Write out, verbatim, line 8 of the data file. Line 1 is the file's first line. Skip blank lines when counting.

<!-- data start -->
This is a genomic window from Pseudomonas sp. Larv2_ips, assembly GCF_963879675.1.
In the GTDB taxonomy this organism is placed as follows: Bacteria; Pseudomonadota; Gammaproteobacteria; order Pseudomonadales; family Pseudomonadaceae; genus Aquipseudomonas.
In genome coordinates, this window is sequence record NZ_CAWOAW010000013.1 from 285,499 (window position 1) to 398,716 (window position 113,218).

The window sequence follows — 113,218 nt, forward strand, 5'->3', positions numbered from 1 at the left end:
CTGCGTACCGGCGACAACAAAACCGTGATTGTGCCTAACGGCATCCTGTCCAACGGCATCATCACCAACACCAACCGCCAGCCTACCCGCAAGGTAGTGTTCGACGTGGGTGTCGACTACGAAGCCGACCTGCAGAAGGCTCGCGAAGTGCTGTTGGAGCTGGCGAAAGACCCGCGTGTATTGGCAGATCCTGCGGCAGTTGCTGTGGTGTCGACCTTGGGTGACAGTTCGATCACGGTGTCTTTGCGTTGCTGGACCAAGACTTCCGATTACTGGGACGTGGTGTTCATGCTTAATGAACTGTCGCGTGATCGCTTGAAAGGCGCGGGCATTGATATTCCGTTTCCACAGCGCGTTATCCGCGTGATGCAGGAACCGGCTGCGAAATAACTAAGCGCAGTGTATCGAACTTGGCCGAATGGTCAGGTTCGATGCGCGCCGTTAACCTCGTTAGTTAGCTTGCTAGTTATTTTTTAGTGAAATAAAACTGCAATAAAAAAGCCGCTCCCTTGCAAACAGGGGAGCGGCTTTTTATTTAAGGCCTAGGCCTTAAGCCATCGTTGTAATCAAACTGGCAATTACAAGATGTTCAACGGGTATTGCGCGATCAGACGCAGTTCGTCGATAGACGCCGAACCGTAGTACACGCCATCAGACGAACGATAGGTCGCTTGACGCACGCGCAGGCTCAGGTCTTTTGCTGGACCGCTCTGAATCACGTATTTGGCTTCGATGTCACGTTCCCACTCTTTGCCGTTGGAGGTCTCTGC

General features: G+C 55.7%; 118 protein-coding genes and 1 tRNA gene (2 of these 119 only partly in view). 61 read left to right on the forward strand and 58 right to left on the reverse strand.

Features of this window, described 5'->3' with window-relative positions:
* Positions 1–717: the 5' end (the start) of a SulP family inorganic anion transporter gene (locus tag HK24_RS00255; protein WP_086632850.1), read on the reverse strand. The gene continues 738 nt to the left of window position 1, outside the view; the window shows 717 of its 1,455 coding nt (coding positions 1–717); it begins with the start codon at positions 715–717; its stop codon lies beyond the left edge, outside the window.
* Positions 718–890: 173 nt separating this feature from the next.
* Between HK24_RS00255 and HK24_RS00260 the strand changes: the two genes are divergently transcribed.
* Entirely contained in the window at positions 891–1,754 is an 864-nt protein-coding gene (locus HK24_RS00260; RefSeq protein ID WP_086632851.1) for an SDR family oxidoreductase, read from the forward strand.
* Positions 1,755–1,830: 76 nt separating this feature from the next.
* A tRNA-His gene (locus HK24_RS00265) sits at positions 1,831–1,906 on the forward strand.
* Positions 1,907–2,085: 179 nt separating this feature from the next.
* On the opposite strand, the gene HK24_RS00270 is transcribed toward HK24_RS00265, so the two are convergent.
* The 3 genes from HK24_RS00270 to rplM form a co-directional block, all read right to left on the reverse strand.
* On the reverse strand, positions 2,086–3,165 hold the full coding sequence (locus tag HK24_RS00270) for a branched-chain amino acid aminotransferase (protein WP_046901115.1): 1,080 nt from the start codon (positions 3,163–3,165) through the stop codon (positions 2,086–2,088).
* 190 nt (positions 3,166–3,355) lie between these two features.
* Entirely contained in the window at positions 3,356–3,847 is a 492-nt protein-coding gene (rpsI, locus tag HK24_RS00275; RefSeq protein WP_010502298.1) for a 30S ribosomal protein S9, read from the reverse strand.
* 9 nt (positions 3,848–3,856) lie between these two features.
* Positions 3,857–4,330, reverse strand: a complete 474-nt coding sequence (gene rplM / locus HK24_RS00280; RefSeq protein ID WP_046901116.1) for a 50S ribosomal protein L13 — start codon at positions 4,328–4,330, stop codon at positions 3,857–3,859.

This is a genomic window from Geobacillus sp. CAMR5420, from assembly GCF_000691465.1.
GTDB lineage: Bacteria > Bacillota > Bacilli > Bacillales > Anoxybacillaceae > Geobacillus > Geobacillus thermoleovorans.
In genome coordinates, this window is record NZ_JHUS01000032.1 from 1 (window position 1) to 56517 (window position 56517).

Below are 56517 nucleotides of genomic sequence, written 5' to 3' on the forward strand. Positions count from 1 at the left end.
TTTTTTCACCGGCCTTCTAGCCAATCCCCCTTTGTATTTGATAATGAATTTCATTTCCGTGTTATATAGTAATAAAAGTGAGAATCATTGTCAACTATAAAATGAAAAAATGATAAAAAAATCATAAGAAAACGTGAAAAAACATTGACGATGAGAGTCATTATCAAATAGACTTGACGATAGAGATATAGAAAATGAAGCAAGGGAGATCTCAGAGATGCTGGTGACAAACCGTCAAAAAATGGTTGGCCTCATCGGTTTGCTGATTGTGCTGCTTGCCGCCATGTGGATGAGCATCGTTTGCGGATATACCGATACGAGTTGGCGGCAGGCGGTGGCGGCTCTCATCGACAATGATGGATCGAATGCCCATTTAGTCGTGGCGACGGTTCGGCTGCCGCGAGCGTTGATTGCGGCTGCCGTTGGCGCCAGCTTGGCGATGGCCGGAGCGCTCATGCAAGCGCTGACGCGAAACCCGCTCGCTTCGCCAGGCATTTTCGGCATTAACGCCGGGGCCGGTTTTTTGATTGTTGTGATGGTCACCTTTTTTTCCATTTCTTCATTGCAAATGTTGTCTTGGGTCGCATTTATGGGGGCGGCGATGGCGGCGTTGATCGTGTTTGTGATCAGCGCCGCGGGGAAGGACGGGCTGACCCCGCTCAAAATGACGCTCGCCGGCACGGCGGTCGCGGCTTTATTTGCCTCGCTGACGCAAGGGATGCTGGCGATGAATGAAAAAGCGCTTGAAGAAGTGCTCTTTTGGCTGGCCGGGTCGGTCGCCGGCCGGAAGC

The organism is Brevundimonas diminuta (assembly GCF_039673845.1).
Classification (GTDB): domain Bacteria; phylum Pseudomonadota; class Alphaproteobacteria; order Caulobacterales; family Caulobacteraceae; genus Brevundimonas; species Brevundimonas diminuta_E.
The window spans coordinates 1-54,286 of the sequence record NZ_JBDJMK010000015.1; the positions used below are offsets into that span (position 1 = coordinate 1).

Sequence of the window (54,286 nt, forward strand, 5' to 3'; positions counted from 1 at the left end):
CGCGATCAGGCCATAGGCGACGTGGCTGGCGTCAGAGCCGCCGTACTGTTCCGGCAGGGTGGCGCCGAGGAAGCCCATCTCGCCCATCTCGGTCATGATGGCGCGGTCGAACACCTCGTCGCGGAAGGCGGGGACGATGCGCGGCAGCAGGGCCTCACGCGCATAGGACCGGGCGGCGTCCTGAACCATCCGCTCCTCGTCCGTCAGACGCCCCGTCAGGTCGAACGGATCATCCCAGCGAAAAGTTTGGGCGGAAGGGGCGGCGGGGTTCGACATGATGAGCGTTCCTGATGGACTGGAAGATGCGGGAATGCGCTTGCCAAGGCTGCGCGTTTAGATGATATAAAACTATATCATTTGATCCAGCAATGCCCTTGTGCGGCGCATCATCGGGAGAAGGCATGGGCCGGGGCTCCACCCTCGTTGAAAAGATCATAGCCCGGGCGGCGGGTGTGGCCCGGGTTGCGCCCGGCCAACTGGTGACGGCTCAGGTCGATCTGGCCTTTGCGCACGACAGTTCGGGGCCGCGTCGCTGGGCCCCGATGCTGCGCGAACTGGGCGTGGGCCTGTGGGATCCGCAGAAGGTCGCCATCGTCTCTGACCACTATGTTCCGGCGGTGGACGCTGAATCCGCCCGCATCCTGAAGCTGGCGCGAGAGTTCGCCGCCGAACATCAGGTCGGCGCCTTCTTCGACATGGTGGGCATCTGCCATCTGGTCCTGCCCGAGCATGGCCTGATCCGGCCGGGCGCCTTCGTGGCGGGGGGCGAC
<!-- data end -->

* Positions 1–717: the 5' end (the start) of a SulP family inorganic anion transporter gene (locus tag HK24_RS00255; protein WP_086632850.1), read on the reverse strand. The gene continues 738 nt to the left of window position 1, outside the view; the window shows 717 of its 1,455 coding nt (coding positions 1–717); it begins with the start codon at positions 715–717; its stop codon lies beyond the left edge, outside the window.